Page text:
Trying to articulate water issues, provide discussion fodder, seek other ideas, broaden and educate a bit, and, and... well, solve the world's water problems.
Friday, March 18, 2011
NW Kansas (Ogallala) Hydrology 101
Basically an aquifer is any underground formation that stores and can transmit pore water to a well in volumes that can be used. In nature, aquifers come in all shapes and sizes and usefulness. They can consist of fractured shales that yield just a few gallons per minute or day, to productive gravels that can yield multi-thousands of gallons per minute. Here in NW Kansas, our Ogallala Aquifer is middle of the road when compared to the possibility of aquifer extremes.
It’s also important to understand that even within a single aquifer, there easily can be considerable variability due to the aquifer make-up itself – how it was deposited, what materials it is made up of, how much cementing has occurred, how thick it is, how well or poorly sorted it is – you get the idea. Remember, groundwater exists in the relatively minute pores in between the aquifer material. Usually only 10% - 25% of a non-artesian aquifer’s saturated volume is water, and rarely is an entire non-artesian aquifer fully saturated. All this to make the point that a volume of water taken out of an aquifer will cause a water table decline that appears much larger.
It’s also possible that the aquifer characteristics change with depth. If they do, taking out a specific volume of water year after year (in a declining situation) will likely result in different rates of decline as different sections of the aquifer are dewatered. Add to this dynamic the variations from year to year in how much natural recharge is taking place from precipitation, underflows and/or leakage from other aquifers both above and below and you can see that it's no simple task to correlate withdrawals with changes in aquifer levels.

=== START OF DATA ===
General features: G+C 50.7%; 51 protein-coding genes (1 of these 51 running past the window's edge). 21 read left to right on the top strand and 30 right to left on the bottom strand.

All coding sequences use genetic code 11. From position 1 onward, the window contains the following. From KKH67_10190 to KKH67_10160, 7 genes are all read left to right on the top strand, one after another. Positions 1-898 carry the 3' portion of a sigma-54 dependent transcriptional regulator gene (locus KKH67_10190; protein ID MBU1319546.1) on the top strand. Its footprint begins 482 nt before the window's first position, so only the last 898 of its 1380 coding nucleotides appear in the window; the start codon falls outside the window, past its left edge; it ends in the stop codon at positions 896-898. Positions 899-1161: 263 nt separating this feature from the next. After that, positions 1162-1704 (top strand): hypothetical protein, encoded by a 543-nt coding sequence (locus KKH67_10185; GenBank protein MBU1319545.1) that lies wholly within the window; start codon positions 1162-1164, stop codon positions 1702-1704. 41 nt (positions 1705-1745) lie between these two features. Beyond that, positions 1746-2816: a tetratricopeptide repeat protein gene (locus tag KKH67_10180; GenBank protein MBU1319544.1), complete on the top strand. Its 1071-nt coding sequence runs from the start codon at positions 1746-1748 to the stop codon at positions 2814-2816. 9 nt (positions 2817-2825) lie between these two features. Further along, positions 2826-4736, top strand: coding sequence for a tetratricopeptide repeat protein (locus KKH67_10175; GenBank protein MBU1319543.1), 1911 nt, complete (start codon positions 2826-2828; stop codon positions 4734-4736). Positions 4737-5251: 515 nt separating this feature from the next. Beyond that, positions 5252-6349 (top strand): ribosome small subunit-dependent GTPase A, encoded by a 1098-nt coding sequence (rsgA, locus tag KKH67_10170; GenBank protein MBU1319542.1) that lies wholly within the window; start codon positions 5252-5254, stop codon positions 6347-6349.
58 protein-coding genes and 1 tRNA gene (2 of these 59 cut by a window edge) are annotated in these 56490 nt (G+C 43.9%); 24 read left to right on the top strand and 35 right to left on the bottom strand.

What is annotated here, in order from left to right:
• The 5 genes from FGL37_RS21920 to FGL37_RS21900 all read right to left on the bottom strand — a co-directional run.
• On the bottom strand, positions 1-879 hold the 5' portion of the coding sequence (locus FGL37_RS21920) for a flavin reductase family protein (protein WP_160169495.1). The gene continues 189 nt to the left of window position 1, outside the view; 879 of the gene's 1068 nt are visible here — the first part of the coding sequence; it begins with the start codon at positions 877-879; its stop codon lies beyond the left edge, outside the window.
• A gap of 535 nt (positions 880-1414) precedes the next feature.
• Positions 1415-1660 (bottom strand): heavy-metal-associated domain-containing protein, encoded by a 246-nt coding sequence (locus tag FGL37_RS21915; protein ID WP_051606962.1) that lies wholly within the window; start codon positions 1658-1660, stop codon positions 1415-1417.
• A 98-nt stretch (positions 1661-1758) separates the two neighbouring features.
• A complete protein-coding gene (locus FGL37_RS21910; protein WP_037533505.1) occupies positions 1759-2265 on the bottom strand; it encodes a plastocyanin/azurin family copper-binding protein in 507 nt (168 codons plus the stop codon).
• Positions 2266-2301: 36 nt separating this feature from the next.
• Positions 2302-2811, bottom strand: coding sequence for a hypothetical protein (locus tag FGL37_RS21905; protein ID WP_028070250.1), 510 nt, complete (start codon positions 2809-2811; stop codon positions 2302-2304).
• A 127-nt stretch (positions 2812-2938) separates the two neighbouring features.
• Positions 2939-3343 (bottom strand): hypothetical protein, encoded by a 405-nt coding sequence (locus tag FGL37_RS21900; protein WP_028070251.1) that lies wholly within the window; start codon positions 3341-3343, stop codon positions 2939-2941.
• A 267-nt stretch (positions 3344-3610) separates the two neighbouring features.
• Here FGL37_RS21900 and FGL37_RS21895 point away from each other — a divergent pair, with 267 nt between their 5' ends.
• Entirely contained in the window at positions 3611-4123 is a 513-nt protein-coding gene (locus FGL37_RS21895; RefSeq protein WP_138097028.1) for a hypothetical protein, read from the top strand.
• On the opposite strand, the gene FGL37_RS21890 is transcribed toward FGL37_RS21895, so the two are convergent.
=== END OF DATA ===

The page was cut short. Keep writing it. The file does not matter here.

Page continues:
And what makes the system work? Gravity. The land surface, aquifer and water table in our NW Kansas portion of the Ogallala are all tilted slightly to the East. This means the groundwater elevation West of Colby is higher than it is to the East. This gradient – usually about 10 - 15 feet per mile – means the water is naturally moving through the aquifer pore spaces to the East (down gradient). The rate of this flow is dependent on the gradient and the interconnectedness of the aquifer pores – the steeper the slope and the more interconnected the pores are, the faster the flow rate. At our natural slope, our groundwater is moving about 75 feet per year. It’s our situation - small and fairly restricted connectivity between pore spaces and a relatively flat gradient - that dictate well yields, the size and shape of pumping cones, how fast the system flushes and how long contamination persists.
I hope this fairly general description has been helpful. If there are other aspects of groundwater hydrology you’d like to know about, don’t hesitate to ask.